Written by Tunnel and Outdoor skydiver – Garnett Znidaric (E414 – 1,400 jumps – 12 hours of tunnel)
“It will be easy,” he said.
“What about?” I said.
“Why you like the tunnel,” he said.
“Hmm… okay,” I said
I have been a tunnel fan since I first saw the pictures back in the 80’s. On the other hand, I didn’t get to play in a tunnel until 2012. That was when I found out that a lot of the stuff we were teaching as B-Rel coaches back in the 80’s didn’t really work.
Since then I have flown in tunnels in Malaysia, Singapore, Eloy and of course, Sydney. Not as much as I like but enough to tell budding skydivers that it is the place to polish existing skills and develop new ones. Let me be clear though, I just do belly stuff although I have unenjoyable dabbled with the dark side of free flying.
It has often been said that knowledge you take from the sky won’t do much for you in the tunnel but what you learn in the tunnel will help you immensely in the sky. For the most part, I would emphatically agree. Here are some thoughts
Shared between 4 people a minute of freefall in the tunnel costs less than $10 each. Even 2 ways are an economic way of flying and when you are starting out
-No slipping and sliding-
The wall of the tunnel is unforgiving so you quickly learn whether or not you are flying sideways or backsliding. Often instructors will encourage people who have just completed their AFF course to start on their B Certificate relative work jumps. Personally, and I am not an instructor but rather someone who has watched people evolve in all aspects of skydiving for a number of decades, I would suggest that people after they complete their AFF they go straight to the tunnel and work on their basic body flight and B-Rels in the tunnel. If you still have jump numbers to build up for the A Certificate, then put the effort into canopy control as this is often the weakest skill and yet at many drop zones, a most critical one to develop due to high levels of canopy traffic.
-Time to breathe-
One great thing in the tunnel is that if you feel stress building up, as you go through drills or developing freefall comfort, you can simply stop and take the time to breathe. I can remember being in a rush to prepare for an overseas trip and I was rushing and flying far from well. Without having to worry about breakoff, spending height, I just stopped, looked across at the tunnel buddy, smiled and breathed deeply. Recommencing the routine, the docks were soother and faster.
-No climb to height or packing-
At the tunnel, the focus is all about the freefall at a terminal. This means you don’t have to worry about the ride up in the plane, canopy flight and packing. One minute of freefall can be followed by another one instantly. To me, this means that a lot of stress is removed and I and my colleagues in the tunnel can focus on flying.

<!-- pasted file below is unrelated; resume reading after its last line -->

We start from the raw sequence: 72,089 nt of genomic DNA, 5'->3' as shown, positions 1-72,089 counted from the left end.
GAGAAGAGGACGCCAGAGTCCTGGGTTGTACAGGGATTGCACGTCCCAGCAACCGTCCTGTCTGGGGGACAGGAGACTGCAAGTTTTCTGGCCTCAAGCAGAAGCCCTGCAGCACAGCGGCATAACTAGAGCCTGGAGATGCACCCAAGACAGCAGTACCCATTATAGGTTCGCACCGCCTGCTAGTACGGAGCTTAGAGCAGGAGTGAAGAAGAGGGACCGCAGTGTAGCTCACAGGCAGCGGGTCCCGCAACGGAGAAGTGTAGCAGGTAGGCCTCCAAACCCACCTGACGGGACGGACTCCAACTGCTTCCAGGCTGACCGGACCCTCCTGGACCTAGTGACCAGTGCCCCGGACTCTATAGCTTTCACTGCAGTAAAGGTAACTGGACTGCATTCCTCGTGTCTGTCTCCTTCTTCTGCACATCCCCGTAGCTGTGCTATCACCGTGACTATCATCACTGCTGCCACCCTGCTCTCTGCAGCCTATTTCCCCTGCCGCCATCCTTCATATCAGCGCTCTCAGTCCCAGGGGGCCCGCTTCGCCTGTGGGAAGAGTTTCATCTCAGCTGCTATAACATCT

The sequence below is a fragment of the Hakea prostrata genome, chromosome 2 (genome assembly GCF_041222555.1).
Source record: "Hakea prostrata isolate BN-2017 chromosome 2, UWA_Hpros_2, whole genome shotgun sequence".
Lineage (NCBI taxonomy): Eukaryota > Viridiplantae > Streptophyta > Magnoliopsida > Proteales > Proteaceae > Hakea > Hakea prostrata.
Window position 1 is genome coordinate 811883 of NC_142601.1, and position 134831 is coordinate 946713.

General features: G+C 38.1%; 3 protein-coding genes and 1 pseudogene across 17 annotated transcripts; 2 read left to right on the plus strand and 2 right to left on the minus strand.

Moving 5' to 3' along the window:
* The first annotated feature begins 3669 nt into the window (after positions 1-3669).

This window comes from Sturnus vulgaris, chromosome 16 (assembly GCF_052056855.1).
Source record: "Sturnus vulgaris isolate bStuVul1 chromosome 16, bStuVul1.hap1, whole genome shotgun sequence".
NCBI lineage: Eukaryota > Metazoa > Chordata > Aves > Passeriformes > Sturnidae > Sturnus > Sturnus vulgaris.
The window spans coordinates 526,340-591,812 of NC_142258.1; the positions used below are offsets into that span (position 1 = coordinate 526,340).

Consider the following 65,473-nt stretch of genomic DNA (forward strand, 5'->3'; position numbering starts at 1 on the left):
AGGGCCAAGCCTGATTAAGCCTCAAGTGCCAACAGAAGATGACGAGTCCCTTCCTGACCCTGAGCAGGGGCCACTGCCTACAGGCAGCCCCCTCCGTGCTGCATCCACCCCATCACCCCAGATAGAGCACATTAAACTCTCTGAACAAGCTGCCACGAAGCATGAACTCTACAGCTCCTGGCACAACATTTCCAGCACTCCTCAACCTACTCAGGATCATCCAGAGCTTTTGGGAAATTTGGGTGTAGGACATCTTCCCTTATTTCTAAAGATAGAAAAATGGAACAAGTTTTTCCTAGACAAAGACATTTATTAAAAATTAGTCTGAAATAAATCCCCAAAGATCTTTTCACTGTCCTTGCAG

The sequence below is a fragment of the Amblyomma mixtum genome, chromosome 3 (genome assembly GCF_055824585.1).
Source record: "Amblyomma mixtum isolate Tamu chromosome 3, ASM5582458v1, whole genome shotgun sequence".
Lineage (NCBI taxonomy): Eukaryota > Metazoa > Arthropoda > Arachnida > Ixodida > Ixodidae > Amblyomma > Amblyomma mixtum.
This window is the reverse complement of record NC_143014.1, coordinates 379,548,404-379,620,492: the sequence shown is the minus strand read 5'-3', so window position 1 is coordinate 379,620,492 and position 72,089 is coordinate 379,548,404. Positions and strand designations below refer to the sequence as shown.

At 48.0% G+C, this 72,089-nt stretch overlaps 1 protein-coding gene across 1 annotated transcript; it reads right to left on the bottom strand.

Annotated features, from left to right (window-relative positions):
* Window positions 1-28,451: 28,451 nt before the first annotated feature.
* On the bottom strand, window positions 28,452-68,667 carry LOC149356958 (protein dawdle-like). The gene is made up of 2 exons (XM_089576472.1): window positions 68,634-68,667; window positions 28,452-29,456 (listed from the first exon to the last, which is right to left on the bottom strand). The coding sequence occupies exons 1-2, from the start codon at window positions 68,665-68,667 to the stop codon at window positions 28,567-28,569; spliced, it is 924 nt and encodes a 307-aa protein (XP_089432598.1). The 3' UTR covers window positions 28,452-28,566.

And once you get out of the tunnel, more than likely the video clip of your session is coming up on the screen in the antechamber to show you what happened. Sometimes from the side and sometimes from above. This is invaluable in identifying strengths and weaknesses and honing new skills.
-Using wrong references-
The only real negative I have seen people fall into the habit of is using a reference outside of the group. While it is imperative that you get used to accurate height control and stay around the middle of the doorway about a meter above the net, it is also important that you use the other members of your belly team as a reference for outward facing positions in formations. In the sky, there are no such references as the wall or doorways.
-Walls hurt. Be honest to tunnel supervisors-
Not really a point against tunnels but rather a caution to new skydivers entering the tunnel for the first time either by themselves or to join a group. Always be honest with your organiser and the people at the tunnel about your level of experience. This way you can be helped through your progression. The sky is very forgiving in many ways. The walls of the tunnel are not. On the other hand, if you can sit still in the tunnel, then you will know you are not the one backsliding in the sky.
-Work on smooth NOT complex-
If you haven’t done burble hops as two ways, don’t take a four way in there and expect to turn blocks involving crossovers and expect them to work. Often I have seen inexperienced groups of four in the tunnel trying some fun stuff but with inappropriate skill sets the result has been lots of hitting walls and bouncing off the net to the disgust and frustration of the person on the door of the tunnel.
-Stop and smile-
Having learnt that slow is smooth and smooth is fast, a great exercise in the tunnel is to go through your formation stuff but stop before you take the dock and wait for the person keying the moves to give the key. In this way you slow down, stop rushing and become aware of those around you.
And smile. This is meant to be fun. Also being relaxed allows for you to feel more comfortable in the air. To be relaxed and enjoy every second of being in the wind.
The tunnel is fun and great place to learn new stuff and polish existing skills. For the most part, I have never heard a valid argument for not going to the tunnel to learn in preference to learning in the sky. A couple of hours a year in the tunnel will pay huge dividends in the sky. And you can have fun while you are learning. – Garnett Znidaric
The best way to make the most out of your outdoor/indoor skydiving is to book a coach who will be able to guide you and really accelerate your learning.
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